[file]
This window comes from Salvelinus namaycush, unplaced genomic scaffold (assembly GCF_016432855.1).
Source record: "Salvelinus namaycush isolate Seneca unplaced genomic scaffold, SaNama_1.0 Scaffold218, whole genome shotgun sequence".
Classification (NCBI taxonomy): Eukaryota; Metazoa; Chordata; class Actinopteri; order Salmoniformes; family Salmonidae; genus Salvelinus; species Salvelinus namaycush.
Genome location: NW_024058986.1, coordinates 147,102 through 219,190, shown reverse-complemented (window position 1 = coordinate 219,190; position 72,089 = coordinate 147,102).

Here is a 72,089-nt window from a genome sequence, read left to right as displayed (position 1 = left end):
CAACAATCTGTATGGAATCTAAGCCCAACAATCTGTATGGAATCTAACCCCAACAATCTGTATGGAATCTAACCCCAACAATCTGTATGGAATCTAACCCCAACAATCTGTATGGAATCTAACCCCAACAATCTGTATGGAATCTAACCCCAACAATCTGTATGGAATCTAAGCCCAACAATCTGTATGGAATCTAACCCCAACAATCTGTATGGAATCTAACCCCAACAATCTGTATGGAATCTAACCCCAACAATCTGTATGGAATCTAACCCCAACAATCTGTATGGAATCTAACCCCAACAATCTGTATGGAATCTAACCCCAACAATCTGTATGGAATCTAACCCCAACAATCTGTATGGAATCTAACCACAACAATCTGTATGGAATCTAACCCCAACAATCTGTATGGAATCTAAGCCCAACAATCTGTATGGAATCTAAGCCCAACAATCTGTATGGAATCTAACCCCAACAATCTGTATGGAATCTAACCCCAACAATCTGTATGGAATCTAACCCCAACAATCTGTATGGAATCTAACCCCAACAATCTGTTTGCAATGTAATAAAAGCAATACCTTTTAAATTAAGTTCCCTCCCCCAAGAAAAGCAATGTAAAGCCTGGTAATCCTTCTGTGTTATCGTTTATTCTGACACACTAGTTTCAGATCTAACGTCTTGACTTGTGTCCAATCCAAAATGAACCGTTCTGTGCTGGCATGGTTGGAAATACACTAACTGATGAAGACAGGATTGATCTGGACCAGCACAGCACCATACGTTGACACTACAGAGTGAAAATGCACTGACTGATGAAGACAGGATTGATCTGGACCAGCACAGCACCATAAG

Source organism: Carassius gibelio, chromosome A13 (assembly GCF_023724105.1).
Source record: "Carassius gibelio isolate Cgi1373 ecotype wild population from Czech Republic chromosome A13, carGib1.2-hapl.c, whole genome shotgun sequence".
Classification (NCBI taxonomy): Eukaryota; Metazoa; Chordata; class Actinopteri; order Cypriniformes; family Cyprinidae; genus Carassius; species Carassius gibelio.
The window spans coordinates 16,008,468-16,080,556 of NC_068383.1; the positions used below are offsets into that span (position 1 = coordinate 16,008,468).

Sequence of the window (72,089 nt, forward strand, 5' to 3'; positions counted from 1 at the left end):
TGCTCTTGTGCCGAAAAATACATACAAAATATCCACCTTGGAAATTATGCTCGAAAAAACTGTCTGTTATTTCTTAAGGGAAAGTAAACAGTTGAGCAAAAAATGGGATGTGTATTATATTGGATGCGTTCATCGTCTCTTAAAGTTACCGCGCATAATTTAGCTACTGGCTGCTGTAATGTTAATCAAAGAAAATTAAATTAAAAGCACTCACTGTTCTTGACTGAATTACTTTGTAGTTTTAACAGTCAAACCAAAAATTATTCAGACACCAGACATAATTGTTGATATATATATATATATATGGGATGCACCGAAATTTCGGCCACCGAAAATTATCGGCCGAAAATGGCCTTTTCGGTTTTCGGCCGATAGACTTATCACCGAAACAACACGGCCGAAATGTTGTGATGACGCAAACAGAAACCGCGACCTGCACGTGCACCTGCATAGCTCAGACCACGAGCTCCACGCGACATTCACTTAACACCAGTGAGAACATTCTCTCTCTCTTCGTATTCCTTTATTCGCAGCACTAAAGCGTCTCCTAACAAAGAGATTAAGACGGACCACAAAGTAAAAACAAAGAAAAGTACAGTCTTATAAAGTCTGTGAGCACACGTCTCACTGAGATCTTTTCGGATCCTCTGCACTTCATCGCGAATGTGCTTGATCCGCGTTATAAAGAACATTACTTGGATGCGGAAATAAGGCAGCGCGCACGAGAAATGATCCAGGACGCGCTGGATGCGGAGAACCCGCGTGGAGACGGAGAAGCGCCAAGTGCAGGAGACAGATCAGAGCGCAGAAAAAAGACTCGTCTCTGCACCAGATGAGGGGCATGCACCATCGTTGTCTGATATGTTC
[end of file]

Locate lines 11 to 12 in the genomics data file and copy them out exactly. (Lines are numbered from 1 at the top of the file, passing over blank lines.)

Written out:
Sequence of the window (72,089 nt, forward strand, 5' to 3'; positions counted from 1 at the left end):
TGCTCTTGTGCCGAAAAATACATACAAAATATCCACCTTGGAAATTATGCTCGAAAAAACTGTCTGTTATTTCTTAAGGGAAAGTAAACAGTTGAGCAAAAAATGGGATGTGTATTATATTGGATGCGTTCATCGTCTCTTAAAGTTACCGCGCATAATTTAGCTACTGGCTGCTGTAATGTTAATCAAAGAAAATTAAATTAAAAGCACTCACTGTTCTTGACTGAATTACTTTGTAGTTTTAACAGTCAAACCAAAAATTATTCAGACACCAGACATAATTGTTGATATATATATATATATATGGGATGCACCGAAATTTCGGCCACCGAAAATTATCGGCCGAAAATGGCCTTTTCGGTTTTCGGCCGATAGACTTATCACCGAAACAACACGGCCGAAATGTTGTGATGACGCAAACAGAAACCGCGACCTGCACGTGCACCTGCATAGCTCAGACCACGAGCTCCACGCGACATTCACTTAACACCAGTGAGAACATTCTCTCTCTCTTCGTATTCCTTTATTCGCAGCACTAAAGCGTCTCCTAACAAAGAGATTAAGACGGACCACAAAGTAAAAACAAAGAAAAGTACAGTCTTATAAAGTCTGTGAGCACACGTCTCACTGAGATCTTTTCGGATCCTCTGCACTTCATCGCGAATGTGCTTGATCCGCGTTATAAAGAACATTACTTGGATGCGGAAATAAGGCAGCGCGCACGAGAAATGATCCAGGACGCGCTGGATGCGGAGAACCCGCGTGGAGACGGAGAAGCGCCAAGTGCAGGAGACAGATCAGAGCGCAGAAAAAAGACTCGTCTCTGCACCAGATGAGGGGCATGCACCATCGTTGTCTGATATGTTC